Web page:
Post from Paradise

New Orleans. I shot a wedding. Got lost in the bayou, encountered a wild boar, did not feed the gators, drank coffee, ate shrimp and grits, saw music, drank more coffee, ate beignets, stayed in a magic house, sought out a spiritual healer, bought some florida water and candles from her and had her tell me things I knew and did not know about myself. I drove myself to City Park and walked around with my mouth open at all these beautiful oaks: 

But, more on all of this later. Back to the airport, to the freezing rain, to that crabby town I call home. 

El Paso : Shadows and Sun

I didn't get to take many pictures in El Paso. We were too busy working. They had a freak cold snap and in all my efforts to get out of the lingering New York winter I ended up missing the mild heat wave we had in late April in order to experience some rare chilly weather on the Mexico-Texas border. 

The landscape in El Paso is barren and flat. There is no vegetation to speak of, not even a cactus in sight as we drove our mini van packed with camera gear up and down the long flat highway that runs parallel to a twenty foot tall fence surrounded by little white patrol vehicles. There is no vegetation, there are no high buildings, and it's close enough to the equator that the sun reigns supreme and resulting in some of the most intense shadows I've ever seen. Everything is stark. Fat cats slept in tiny round shadows under cars on driveways. One of the cops we followed for the show asked me about rent in New York...I estimated that a one-bedroom could cost $2,000 a month. He was blown away by that, said that for $2,000 in El Paso you could rent a whole house, the nicest house in the county. I think about that now and realize I was underestimating by a lot. I think about that now and realize: but then you'd have to live in El Paso.

El Paso has tacos in vast supply, all-female mariachi bands, parks and even a few Vietnamese pho places. I spent most of my time driving a goofy mini-van full of camera equipment and coaching Paula, our PA, on how to ace an interview and who she should and should not date. But what do I know anyway? I was a PA that week too. It's hard work they have to do and I feel bad for them. I spent most of my time examining how the sun fell across buildings and reading Speedboat again and again in an empty van.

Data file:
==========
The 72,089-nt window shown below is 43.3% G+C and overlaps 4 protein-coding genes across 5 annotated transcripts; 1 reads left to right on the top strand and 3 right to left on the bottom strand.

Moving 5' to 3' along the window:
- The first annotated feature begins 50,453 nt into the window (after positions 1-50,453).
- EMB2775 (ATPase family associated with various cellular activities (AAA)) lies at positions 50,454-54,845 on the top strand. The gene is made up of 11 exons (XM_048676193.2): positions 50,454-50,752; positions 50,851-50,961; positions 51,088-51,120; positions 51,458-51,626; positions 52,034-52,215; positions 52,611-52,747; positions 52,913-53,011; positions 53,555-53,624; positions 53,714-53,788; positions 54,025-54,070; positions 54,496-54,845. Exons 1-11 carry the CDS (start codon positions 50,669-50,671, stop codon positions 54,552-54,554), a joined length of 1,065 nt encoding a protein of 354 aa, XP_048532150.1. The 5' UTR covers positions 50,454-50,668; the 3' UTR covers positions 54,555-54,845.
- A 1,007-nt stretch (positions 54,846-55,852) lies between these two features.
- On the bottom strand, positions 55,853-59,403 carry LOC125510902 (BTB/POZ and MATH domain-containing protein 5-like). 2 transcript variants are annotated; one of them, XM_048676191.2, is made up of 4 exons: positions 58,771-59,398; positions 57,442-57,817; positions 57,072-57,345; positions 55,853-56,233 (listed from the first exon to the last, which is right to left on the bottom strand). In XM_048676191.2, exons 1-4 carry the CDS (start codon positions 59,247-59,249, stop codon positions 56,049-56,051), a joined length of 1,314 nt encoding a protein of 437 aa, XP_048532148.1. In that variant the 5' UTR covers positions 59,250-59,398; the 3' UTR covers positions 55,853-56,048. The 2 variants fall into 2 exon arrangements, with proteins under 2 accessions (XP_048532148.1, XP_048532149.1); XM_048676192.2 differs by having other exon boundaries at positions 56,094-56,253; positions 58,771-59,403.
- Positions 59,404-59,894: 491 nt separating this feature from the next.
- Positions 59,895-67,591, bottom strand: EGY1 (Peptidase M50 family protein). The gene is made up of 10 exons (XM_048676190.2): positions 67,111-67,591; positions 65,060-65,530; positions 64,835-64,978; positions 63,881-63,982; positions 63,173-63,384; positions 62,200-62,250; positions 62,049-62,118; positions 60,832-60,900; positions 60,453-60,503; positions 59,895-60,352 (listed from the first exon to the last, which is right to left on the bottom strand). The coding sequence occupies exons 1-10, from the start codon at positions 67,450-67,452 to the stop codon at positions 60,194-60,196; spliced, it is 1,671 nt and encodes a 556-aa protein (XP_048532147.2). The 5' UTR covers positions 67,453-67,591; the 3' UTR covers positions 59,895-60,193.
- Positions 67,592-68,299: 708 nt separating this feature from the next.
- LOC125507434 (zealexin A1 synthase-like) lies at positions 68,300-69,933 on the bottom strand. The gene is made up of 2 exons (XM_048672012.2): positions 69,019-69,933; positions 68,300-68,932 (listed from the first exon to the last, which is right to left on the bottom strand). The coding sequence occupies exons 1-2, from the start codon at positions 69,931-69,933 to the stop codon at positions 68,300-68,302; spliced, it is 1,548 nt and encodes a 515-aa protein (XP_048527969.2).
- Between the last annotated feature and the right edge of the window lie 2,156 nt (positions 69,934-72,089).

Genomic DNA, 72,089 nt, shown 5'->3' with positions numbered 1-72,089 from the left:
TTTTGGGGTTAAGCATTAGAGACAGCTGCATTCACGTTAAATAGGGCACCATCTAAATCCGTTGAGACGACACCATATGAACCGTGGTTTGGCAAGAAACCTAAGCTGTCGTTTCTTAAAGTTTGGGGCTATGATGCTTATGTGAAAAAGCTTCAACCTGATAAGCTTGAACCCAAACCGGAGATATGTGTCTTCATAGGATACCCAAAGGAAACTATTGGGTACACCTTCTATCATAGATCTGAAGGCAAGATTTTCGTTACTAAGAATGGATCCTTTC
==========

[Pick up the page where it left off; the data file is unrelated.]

You Will Climb a Mountain in the Fog

We were looking for Muir Woods. But at the fork where you choose to go, quite literally, UP the mountain or DOWN, Mr. Penson and I made the last minute decision to go UP. Up we went. The road curled up and around and up and around and I was for certain we were lost, or at least on the way to a very narrow peak, with a slim expensive observation tower, and a dozen families of tourists with screaming babies. Instead we found ourselves on top of a mountain, surrounded by steep, rolling hills and a fog so dense that I thought we were on the edge of the universe. I walked up the hill slowly, because it seemed there was nothing else around us. It was "I Who Have Arrived in Heaven" but the real-life edition-- not an endless reflecting pool of tiny, twinkling lights, but the inside of a cloud, as seen from the top of a gigantic, round and startlingly green mountain. "They filmed Teletubbies here," Filipp said, helpfully.

The other-worldliness of the West coast is itself a phenomenon. It has inspired every kind of artist. I went there because you cannot possibly feel so bad about things when you are standing on the edge of the universe, looking into the Pacific that goes on forever and ever, dreaming of all the exotic inhabitants that have once been in your place. I met a man who was locked outside his pretty pink house on Oak Street with his bag of groceries. At Golden Gate Park my friend Alan spotted a coyote from across a lake, and it stared at us while we watched its every move, and got closer to it until it disappeared like a ghost. I went to Tartine and ate the most delicious lemon tart for breakfast that gave me a tummy ache. Filipp and I got lost again in the mountains, my boots got brown and muddy.

Summer Light

I know we're well into fall by now, but that film hasn't been developed yet. And once upon a time we drove a couple hundred miles to the lighthouse at the very tip of Long Island, stopping in Amagansett to visit the famous Jack's coffee. I got a Teddy Boy, because the name reminded me of my dad, and also because it was both highly caffeinated and full of cream. It gave me a tummy ache but it was worth it. Then Mr. Penson and I found ourselves driving along this road at the end of the world, knowing full well the beach was just beyond it, seeing it for short stretches before the road dipped back down below the dunes. We couldn't find a parking lot, everything was private, and for a few minutes we felt utterly shut out of the paradise that we'd set out to find. We briefly considered parking illegally and throwing ourselves over a couple fences just to bask in that immaculate sunshine for a few short minutes. Finally, after rounding another curve, we saw a small, hand painted sign that said "Free Parking" with an arrow. We quickly found a spot and also found the Montauk Italian Ice truck, which is by far the best Italian ice on the island. I don't even like Italian ice. Filipp got two of them. Later, we drove out to the lighthouse and made little circles of snails on rocks in the water. When we got back to town, we were the last customer's at Pete's Lobster Shack, and slurped down lobster rolls and corn on the cob in the coming dark.